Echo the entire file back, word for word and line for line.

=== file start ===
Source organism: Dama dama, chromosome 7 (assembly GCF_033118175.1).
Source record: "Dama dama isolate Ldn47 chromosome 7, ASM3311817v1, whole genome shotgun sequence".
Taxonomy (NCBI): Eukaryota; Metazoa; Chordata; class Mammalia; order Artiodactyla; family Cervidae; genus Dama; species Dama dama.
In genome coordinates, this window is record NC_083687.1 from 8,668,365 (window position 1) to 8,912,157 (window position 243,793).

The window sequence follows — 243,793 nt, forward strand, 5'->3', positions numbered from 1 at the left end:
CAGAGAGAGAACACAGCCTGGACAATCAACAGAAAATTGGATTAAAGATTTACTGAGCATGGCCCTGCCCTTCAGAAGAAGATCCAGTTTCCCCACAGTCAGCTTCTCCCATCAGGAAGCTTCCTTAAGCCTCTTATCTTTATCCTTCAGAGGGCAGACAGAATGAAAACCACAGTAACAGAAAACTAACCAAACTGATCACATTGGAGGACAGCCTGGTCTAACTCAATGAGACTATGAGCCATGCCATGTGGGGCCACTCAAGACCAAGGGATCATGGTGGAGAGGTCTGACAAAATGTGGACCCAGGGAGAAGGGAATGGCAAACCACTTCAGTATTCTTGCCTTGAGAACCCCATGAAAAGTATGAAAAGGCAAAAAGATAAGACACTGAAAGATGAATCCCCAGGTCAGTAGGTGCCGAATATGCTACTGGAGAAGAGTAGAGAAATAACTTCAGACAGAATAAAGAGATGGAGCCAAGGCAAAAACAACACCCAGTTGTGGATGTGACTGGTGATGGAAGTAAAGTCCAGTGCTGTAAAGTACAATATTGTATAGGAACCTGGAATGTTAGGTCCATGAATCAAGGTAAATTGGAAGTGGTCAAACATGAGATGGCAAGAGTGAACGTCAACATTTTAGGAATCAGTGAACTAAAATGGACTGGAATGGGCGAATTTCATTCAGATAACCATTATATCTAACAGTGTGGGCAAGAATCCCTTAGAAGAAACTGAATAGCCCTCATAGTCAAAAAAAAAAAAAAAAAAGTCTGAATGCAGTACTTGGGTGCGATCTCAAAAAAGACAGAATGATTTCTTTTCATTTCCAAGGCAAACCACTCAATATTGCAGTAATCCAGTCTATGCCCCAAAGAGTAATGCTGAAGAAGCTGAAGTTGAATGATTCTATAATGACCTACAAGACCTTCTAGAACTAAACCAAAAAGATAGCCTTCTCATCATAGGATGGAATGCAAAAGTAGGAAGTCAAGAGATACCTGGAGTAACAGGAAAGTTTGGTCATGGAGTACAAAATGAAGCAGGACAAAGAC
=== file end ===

Source organism: Dama dama, chromosome 7 (assembly GCF_033118175.1).
Source record: "Dama dama isolate Ldn47 chromosome 7, ASM3311817v1, whole genome shotgun sequence".
Taxonomy (NCBI): Eukaryota; Metazoa; Chordata; class Mammalia; order Artiodactyla; family Cervidae; genus Dama; species Dama dama.
In genome coordinates, this window is record NC_083687.1 from 8,668,365 (window position 1) to 8,912,157 (window position 243,793).

The window sequence follows — 243,793 nt, forward strand, 5'->3', positions numbered from 1 at the left end:
CAGAGAGAGAACACAGCCTGGACAATCAACAGAAAATTGGATTAAAGATTTACTGAGCATGGCCCTGCCCTTCAGAAGAAGATCCAGTTTCCCCACAGTCAGCTTCTCCCATCAGGAAGCTTCCTTAAGCCTCTTATCTTTATCCTTCAGAGGGCAGACAGAATGAAAACCACAGTAACAGAAAACTAACCAAACTGATCACATTGGAGGACAGCCTGGTCTAACTCAATGAGACTATGAGCCATGCCATGTGGGGCCACTCAAGACCAAGGGATCATGGTGGAGAGGTCTGACAAAATGTGGACCCAGGGAGAAGGGAATGGCAAACCACTTCAGTATTCTTGCCTTGAGAACCCCATGAAAAGTATGAAAAGGCAAAAAGATAAGACACTGAAAGATGAATCCCCAGGTCAGTAGGTGCCGAATATGCTACTGGAGAAGAGTAGAGAAATAACTTCAGACAGAATAAAGAGATGGAGCCAAGGCAAAAACAACACCCAGTTGTGGATGTGACTGGTGATGGAAGTAAAGTCCAGTGCTGTAAAGTACAATATTGTATAGGAACCTGGAATGTTAGGTCCATGAATCAAGGTAAATTGGAAGTGGTCAAACATGAGATGGCAAGAGTGAACGTCAACATTTTAGGAATCAGTGAACTAAAATGGACTGGAATGGGCGAATTTCATTCAGATAACCATTATATCTAACAGTGTGGGCAAGAATCCCTTAGAAGAAACTGAATAGCCCTCATAGTCAAAAAAAAAAAAAAAAAAGTCTGAATGCAGTACTTGGGTGCGATCTCAAAAAAGACAGAATGATTTCTTTTCATTTCCAAGGCAAACCACTCAATATTGCAGTAATCCAGTCTATGCCCCAAAGAGTAATGCTGAAGAAGCTGAAGTTGAATGATTCTATAATGACCTACAAGACCTTCTAGAACTAAACCAAAAAGATAGCCTTCTCATCATAGGATGGAATGCAAAAGTAGGAAGTCAAGAGATACCTGGAGTAACAGGAAAGTTTGGTCATGGAGTACAAAATGAAGCAGGACAAAGAC